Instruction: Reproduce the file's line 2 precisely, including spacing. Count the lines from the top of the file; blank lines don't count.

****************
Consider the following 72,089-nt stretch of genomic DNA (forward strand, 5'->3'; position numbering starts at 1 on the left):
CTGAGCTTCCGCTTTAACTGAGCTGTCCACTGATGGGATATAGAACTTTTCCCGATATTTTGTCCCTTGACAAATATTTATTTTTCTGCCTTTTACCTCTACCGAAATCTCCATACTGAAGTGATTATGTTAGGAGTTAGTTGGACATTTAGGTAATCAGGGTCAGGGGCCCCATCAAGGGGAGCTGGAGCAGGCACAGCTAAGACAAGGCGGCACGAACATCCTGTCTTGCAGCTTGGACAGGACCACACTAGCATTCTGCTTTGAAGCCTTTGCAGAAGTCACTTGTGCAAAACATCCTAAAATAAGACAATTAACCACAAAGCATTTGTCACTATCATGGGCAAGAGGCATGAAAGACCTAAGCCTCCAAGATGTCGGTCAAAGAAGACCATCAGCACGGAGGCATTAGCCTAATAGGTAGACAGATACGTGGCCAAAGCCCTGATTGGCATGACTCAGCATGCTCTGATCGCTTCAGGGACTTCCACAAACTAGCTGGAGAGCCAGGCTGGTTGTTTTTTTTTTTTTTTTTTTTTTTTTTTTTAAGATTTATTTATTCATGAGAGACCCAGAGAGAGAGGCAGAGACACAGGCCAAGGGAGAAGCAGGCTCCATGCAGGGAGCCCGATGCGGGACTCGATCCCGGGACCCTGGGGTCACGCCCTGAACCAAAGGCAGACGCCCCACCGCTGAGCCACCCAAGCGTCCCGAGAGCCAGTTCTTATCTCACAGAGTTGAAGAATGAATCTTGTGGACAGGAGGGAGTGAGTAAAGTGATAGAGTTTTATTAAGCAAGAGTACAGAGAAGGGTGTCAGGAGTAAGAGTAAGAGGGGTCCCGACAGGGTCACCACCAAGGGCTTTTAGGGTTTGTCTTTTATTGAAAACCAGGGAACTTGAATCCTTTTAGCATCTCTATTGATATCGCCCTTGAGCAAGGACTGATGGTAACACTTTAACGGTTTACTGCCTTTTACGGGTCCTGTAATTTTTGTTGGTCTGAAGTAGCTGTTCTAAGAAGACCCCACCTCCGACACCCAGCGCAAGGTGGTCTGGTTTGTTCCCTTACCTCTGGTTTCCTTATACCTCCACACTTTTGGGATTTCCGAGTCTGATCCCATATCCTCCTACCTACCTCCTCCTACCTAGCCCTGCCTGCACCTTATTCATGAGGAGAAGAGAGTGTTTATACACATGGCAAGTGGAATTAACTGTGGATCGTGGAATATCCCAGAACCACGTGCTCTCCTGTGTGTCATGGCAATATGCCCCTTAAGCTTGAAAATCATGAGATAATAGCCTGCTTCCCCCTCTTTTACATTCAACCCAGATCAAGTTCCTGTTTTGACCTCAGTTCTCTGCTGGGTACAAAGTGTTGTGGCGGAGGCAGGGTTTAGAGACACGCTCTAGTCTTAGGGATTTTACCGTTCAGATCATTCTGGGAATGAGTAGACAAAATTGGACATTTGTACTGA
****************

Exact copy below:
CTGAGCTTCCGCTTTAACTGAGCTGTCCACTGATGGGATATAGAACTTTTCCCGATATTTTGTCCCTTGACAAATATTTATTTTTCTGCCTTTTACCTCTACCGAAATCTCCATACTGAAGTGATTATGTTAGGAGTTAGTTGGACATTTAGGTAATCAGGGTCAGGGGCCCCATCAAGGGGAGCTGGAGCAGGCACAGCTAAGACAAGGCGGCACGAACATCCTGTCTTGCAGCTTGGACAGGACCACACTAGCATTCTGCTTTGAAGCCTTTGCAGAAGTCACTTGTGCAAAACATCCTAAAATAAGACAATTAACCACAAAGCATTTGTCACTATCATGGGCAAGAGGCATGAAAGACCTAAGCCTCCAAGATGTCGGTCAAAGAAGACCATCAGCACGGAGGCATTAGCCTAATAGGTAGACAGATACGTGGCCAAAGCCCTGATTGGCATGACTCAGCATGCTCTGATCGCTTCAGGGACTTCCACAAACTAGCTGGAGAGCCAGGCTGGTTGTTTTTTTTTTTTTTTTTTTTTTTTTTTTTAAGATTTATTTATTCATGAGAGACCCAGAGAGAGAGGCAGAGACACAGGCCAAGGGAGAAGCAGGCTCCATGCAGGGAGCCCGATGCGGGACTCGATCCCGGGACCCTGGGGTCACGCCCTGAACCAAAGGCAGACGCCCCACCGCTGAGCCACCCAAGCGTCCCGAGAGCCAGTTCTTATCTCACAGAGTTGAAGAATGAATCTTGTGGACAGGAGGGAGTGAGTAAAGTGATAGAGTTTTATTAAGCAAGAGTACAGAGAAGGGTGTCAGGAGTAAGAGTAAGAGGGGTCCCGACAGGGTCACCACCAAGGGCTTTTAGGGTTTGTCTTTTATTGAAAACCAGGGAACTTGAATCCTTTTAGCATCTCTATTGATATCGCCCTTGAGCAAGGACTGATGGTAACACTTTAACGGTTTACTGCCTTTTACGGGTCCTGTAATTTTTGTTGGTCTGAAGTAGCTGTTCTAAGAAGACCCCACCTCCGACACCCAGCGCAAGGTGGTCTGGTTTGTTCCCTTACCTCTGGTTTCCTTATACCTCCACACTTTTGGGATTTCCGAGTCTGATCCCATATCCTCCTACCTACCTCCTCCTACCTAGCCCTGCCTGCACCTTATTCATGAGGAGAAGAGAGTGTTTATACACATGGCAAGTGGAATTAACTGTGGATCGTGGAATATCCCAGAACCACGTGCTCTCCTGTGTGTCATGGCAATATGCCCCTTAAGCTTGAAAATCATGAGATAATAGCCTGCTTCCCCCTCTTTTACATTCAACCCAGATCAAGTTCCTGTTTTGACCTCAGTTCTCTGCTGGGTACAAAGTGTTGTGGCGGAGGCAGGGTTTAGAGACACGCTCTAGTCTTAGGGATTTTACCGTTCAGATCATTCTGGGAATGAGTAGACAAAATTGGACATTTGTACTGA